Tags: arthritis, flare, Let's work together, RA, rhematoid arthritis, Rheumatoid arthritis, rheumatoid arthritis (RA), work, World Arthritis Day
It’s World Arthritis Day and this year’s theme is ‘Let’s Work Together!’ It’s got me thinking about how lucky I am to still be in work considering I’ve got this dratted disease/illness/condition, whatever you want to call it.
I’m very grateful that I can still work, in spite of the R.A. It’s been a difficult road to travel, but I feel not nearly so difficult as for those in employment. Yes, it’s “mild R.A.” but when my symptoms are bad it doesn’t feel mild to me! As a self-employed person I don’t have to worry about breaking the news to the boss, explaining why I can’t play golf with the company, or put up with silly comments or lack of understanding from colleagues. I only have one colleague and she’s very understanding … if she’s not then she does a good job of hiding it, since I’m her boss (at least officially – we suffer from role reversal now and then).
There has been some research, sited in the excellent book on Living a Full Life With Rheumatoid Arthritis by Jasmine Jenkins (a delightful lady whom I had the pleasure to meet in Barcelona – Gosh – who’d have thought you could name-drop in the world of rheumatoid arthritis?), that suggests that self-employed people are likely to remain in work longer than those who are employed. If I remember rightly, since I can’t lay my hands on the book right now, it was suggested that this is due to difficulties with employers. On a bad day I wonder if it’s more to do with desperation – there’s no going off sick and still being paid by the company! On a normal day though I’m grateful that I can take small amounts of time off here and there to cope with a flare, and that I have been able to cut my hours back to normal full-time hours from slightly in sane morning and evening and weekend hours that I used to work, without having to justify myself to anyone except myself.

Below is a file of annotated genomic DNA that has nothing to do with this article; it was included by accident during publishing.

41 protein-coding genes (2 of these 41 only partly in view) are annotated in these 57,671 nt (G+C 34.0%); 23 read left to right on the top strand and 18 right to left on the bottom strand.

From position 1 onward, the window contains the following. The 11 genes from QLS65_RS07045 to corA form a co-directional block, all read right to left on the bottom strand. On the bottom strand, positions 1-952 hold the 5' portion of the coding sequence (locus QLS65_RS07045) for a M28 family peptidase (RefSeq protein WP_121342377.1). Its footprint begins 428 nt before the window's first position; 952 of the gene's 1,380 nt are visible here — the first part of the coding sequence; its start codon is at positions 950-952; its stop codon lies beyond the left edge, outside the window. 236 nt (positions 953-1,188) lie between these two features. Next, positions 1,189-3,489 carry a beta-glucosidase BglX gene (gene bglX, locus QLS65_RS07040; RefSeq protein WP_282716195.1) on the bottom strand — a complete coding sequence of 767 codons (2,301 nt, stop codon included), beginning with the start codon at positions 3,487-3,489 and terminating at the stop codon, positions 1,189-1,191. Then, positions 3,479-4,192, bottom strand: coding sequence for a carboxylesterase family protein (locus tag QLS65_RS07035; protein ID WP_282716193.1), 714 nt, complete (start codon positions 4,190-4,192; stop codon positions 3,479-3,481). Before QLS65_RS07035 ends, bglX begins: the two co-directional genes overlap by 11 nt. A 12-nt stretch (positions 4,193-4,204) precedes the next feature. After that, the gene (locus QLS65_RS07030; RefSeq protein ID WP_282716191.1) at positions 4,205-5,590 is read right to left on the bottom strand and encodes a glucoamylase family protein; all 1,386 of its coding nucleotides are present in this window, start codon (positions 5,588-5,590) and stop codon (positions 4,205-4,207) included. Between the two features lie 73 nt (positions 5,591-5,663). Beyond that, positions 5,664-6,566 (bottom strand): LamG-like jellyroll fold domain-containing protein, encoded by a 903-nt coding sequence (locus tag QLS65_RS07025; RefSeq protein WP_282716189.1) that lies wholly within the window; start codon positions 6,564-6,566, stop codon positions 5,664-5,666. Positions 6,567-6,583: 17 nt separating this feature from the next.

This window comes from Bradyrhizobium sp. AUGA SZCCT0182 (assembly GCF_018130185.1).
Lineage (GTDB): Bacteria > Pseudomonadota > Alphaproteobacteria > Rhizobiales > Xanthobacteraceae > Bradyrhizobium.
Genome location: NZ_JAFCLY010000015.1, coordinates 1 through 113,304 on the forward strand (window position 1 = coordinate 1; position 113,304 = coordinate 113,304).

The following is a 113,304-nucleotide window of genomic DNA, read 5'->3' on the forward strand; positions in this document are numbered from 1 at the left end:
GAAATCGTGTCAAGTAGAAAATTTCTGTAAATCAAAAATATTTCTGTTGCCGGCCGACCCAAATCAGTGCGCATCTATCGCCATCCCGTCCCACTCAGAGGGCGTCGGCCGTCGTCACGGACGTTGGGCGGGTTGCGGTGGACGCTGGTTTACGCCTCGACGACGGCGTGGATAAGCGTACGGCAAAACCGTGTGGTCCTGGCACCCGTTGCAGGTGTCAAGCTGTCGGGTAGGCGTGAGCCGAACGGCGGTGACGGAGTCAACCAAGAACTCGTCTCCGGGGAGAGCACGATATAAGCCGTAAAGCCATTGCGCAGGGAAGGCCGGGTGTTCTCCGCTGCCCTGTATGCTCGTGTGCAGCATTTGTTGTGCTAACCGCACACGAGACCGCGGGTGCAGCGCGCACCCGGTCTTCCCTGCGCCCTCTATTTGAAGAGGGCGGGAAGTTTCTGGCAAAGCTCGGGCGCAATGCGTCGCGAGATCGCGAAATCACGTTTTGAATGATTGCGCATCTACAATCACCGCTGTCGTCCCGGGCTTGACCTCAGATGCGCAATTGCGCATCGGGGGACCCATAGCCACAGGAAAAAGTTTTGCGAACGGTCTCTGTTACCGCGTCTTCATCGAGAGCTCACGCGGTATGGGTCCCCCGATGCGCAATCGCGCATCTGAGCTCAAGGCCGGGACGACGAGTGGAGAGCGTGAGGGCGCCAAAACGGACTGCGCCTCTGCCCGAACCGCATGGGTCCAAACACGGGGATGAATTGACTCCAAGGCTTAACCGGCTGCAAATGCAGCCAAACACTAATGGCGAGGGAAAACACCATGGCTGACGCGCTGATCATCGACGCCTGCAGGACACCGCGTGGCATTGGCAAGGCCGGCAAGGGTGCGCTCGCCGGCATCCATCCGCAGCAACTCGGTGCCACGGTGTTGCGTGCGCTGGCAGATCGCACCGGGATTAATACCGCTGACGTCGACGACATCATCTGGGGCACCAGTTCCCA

It would be good if World Arthritis Day, and indeed the My Day for RA site, brought some real understanding of rheumatoid arthritis to those who don’t have it but who have friends, family or colleagues who do, to lighten the load of those people in employment who have to put up with R.A. on top of all the usual frustrations of a job!